Numerical simulation of hypersonic viscous flows with the stepback method

Shaun Shariff, Caltech

The stepback technique is a method for exactly computing flows which are truly conical. We show that it can be an effective approximate method for nearly conical flows such as viscous flow past cones. When used this way, the technique effectively employs a conical approximation of fully three-dimensional flows. In this talk, the accuracy of the stepback technique is studied for hypersonic viscous flows past cones. Both frozen and equilibrium dissociating flow, using the Ideal Dissociating Gas model, are considered. The numerical finite-volume method employed is the kinetic- based Equilibrium Flux Method (EFM) and its successor, EFMO.

The accuracy of the stepback technique was tested on a variety of flows. When applied to hypersonic boundary layers on cones at zero yaw, both reacting and frozen, it was found that the stepback method underestimates the thickness of boundary layers. Another simulation of a frozen cone at a high angle of attack is compared with previous experimental results in terms of surface conditions and flow features (shock locations, separation point, etc.)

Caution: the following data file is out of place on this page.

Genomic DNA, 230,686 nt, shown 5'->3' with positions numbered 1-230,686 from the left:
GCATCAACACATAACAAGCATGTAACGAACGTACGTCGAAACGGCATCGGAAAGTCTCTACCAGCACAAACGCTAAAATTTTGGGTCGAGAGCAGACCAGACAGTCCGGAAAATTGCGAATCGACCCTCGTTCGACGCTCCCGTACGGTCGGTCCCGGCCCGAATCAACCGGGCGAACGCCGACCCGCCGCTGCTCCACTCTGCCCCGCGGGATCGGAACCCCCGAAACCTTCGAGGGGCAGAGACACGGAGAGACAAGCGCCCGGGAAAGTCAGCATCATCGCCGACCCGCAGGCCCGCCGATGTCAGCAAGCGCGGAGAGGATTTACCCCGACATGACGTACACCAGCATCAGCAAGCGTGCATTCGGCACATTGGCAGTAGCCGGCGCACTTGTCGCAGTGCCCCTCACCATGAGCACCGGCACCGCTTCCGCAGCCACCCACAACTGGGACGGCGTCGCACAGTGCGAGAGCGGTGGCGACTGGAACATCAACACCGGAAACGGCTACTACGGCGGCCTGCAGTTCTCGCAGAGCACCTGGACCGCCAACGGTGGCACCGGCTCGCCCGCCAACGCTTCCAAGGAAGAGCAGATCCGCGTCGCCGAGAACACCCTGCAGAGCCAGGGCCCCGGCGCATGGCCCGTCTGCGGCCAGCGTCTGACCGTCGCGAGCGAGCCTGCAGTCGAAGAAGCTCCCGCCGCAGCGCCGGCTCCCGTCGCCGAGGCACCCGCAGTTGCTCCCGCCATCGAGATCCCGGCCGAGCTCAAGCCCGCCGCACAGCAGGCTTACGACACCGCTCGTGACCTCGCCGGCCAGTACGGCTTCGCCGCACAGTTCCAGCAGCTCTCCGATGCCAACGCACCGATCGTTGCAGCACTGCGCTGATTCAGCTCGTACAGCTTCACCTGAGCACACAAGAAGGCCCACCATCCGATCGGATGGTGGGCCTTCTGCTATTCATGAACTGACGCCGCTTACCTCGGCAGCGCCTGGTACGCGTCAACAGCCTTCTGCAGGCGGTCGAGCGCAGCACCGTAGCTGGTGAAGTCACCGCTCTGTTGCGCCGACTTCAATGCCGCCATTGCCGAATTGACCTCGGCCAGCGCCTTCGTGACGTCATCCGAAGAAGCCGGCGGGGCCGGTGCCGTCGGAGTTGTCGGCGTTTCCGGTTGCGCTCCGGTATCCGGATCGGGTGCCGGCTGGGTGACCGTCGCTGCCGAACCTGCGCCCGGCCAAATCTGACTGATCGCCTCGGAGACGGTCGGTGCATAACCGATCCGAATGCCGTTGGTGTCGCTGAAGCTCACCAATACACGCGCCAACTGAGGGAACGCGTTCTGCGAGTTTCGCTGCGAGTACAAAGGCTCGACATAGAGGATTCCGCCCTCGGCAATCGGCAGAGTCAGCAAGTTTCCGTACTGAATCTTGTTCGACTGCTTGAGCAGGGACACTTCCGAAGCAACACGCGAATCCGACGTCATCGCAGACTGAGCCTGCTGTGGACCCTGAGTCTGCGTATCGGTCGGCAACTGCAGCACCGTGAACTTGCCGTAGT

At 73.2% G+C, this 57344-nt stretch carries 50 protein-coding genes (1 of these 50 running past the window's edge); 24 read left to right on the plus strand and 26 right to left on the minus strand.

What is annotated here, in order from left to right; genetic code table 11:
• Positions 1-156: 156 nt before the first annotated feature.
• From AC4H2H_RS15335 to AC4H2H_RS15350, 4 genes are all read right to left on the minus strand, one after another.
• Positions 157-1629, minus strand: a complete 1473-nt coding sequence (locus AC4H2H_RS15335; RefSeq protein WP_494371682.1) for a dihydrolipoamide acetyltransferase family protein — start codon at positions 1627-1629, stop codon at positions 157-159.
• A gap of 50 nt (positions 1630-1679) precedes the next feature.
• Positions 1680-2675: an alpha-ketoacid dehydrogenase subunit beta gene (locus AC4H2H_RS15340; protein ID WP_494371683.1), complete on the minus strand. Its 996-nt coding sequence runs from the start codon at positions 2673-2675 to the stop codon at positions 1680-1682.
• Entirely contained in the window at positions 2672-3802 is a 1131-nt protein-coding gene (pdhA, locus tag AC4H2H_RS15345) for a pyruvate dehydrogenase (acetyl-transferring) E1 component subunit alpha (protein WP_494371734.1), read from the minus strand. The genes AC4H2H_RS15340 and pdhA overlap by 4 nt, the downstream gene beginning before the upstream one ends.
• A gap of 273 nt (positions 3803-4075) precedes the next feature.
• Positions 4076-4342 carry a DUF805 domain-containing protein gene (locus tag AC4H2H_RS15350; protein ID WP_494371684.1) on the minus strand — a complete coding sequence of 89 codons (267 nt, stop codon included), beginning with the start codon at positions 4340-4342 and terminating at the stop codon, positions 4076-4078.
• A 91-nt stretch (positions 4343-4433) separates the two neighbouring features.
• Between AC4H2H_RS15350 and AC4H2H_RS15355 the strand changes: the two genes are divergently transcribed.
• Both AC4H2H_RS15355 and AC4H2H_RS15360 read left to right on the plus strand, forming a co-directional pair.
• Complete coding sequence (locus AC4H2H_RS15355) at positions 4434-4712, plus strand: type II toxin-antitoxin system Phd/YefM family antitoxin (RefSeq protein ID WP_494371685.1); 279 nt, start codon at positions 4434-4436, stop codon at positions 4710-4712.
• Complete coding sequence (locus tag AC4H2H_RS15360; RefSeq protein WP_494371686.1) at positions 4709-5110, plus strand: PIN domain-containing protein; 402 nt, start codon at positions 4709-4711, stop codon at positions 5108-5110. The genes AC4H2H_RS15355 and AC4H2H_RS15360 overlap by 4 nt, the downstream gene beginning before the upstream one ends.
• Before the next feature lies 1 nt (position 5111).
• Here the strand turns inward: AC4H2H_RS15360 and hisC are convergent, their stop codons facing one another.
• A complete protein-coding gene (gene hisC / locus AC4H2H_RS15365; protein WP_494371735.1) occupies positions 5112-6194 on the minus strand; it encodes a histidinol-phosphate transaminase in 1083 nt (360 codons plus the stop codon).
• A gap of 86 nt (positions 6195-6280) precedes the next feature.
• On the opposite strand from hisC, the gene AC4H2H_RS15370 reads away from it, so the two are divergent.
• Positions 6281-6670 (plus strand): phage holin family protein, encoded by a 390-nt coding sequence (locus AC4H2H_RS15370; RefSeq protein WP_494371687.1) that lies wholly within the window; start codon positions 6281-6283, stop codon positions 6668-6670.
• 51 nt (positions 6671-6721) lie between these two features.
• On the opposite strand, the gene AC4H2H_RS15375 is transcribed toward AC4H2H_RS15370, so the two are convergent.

A strategy is presented which combines the stepback method with conventional time-marching methods to achieve high-accuracy solutions in much lower computational time than fully three-dimensional solutions. These solutions are compared with pure stepback solutions and previous experiments for the case of a reacting cone at high angle of attack. The effects of Reynolds number and dissociation on flow features such as the bow shock standoff distance and the leeward vortex position are examined.

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Last Modified: March 10, 1998